# Relation between photons and EM wave frequency

1. May 31, 2014

### humbleteleskop

Do individual photons have some attributes which relate to EM wave frequency? In other words, is there any difference in photons composing a red and blue beam of light?

2. Jun 1, 2014

### Matterwave

Certainly, photons composing blue light have a higher frequency which means they have a higher momentum, and a higher energy.

3. Jun 1, 2014

### humbleteleskop

I didn't think frequency could be attributed to individual photons.

How do we differentiate 1,000 photons each having energy E, from 2,000 photons having energy E/2? What would be the instrument or type of sensor that could tell that difference?

4. Jun 1, 2014

### UltrafastPED

If all of the photons hit at the same time, and in the same small area, you could get multi-photon absorption - 1,2,3, or more photons absorbed by each process. But the statistics will not be uniform, so you can tell; but this requires the conditions when non-linear optics is required.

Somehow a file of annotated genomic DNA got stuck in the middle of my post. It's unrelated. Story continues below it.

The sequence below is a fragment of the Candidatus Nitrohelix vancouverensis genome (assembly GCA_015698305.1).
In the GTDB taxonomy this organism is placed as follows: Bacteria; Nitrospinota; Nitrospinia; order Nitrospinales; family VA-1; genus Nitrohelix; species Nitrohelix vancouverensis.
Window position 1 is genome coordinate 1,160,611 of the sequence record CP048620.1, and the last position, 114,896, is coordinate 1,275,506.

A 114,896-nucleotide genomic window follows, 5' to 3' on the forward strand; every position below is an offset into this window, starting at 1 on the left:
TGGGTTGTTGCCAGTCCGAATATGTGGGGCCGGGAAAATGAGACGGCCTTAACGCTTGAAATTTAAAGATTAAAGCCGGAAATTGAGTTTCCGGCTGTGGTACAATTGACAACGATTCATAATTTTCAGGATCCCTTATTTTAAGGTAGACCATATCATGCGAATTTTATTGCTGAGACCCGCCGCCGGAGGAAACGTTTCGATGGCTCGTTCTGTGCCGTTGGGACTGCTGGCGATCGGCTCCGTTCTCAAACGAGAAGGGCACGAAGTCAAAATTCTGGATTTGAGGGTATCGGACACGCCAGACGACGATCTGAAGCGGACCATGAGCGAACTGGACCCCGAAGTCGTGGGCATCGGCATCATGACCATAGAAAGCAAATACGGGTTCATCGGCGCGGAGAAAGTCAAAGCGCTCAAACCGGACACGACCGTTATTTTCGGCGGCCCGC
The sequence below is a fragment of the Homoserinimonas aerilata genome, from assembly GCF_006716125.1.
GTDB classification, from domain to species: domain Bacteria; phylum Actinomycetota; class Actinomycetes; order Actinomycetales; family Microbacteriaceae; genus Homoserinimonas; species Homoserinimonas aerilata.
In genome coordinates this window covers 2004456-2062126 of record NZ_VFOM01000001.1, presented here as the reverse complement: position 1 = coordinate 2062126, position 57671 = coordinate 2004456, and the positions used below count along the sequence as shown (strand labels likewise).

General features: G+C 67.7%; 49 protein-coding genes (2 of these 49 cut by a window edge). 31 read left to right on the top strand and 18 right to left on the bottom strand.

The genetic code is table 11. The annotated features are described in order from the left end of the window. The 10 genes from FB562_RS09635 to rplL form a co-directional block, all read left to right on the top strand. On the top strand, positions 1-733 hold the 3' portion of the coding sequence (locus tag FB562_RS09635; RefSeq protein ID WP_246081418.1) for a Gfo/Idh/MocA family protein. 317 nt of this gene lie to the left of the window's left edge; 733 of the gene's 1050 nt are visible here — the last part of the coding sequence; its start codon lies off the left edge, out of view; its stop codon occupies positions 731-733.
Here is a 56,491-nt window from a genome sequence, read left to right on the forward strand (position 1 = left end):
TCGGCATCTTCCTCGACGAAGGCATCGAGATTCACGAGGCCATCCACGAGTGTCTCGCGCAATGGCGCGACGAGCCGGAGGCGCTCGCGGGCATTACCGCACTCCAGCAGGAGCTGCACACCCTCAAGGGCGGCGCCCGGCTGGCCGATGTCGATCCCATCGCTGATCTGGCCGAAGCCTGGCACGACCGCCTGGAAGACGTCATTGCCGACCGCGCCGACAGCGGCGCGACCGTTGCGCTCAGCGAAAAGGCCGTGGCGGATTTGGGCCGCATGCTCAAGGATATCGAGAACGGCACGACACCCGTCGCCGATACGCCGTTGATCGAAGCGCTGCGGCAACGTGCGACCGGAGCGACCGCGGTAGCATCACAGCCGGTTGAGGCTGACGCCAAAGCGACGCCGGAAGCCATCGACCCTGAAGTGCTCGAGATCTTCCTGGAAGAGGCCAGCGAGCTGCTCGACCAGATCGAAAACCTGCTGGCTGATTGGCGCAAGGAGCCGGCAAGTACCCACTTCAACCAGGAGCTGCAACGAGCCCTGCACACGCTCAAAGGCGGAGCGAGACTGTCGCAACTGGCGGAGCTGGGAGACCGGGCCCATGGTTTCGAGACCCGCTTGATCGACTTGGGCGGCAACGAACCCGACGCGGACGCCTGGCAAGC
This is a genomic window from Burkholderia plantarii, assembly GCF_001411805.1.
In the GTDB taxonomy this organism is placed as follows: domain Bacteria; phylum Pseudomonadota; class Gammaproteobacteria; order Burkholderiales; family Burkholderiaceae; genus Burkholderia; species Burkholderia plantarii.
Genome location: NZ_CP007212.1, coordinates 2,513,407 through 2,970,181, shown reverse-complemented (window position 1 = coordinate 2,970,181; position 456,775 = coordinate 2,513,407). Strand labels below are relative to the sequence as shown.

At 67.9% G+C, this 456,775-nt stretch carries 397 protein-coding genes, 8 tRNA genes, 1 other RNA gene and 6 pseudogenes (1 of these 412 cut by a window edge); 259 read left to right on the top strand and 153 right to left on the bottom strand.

The photo-electric effect (see Einstein, 1905: http://en.wikipedia.org/wiki/Photoelectric_effect) applies in most ordinary circumstances - and then the metal plate has no trouble telling the difference between photons with energy higher than the work function barrier, and those below.

5. Jun 1, 2014

### humbleteleskop

Interesting. Especially the part how neither amplitude nor wavelength are responsible for the effect, but frequency alone. Which doesn't really make sense to me as I understand all three are proportionally correlated, so I don't see how frequency can be independent of the other two in such way.

6. Jun 1, 2014

### Staff: Mentor

Wavelength and frequency are (of course) correlated, but amplitude can be varied independently. The surprising and counterintuitive thing about the the photoelectric effect is that it doesn't matter how much you dial up the amplitude and therefore how much energy is transferred to the target - you won't get any electron emission if the frequency is too low (equivalently, if the wavelength is too great).

7. Jun 1, 2014

### Jilang

Yes, I always thought that the wavelength was c/f. I don't think a single photon had an amplitude though.

8. Jun 1, 2014

### Staff: Mentor

It doesn't. Electromagnetic radiation has an amplitude, and that determines (sort of) the number of photons.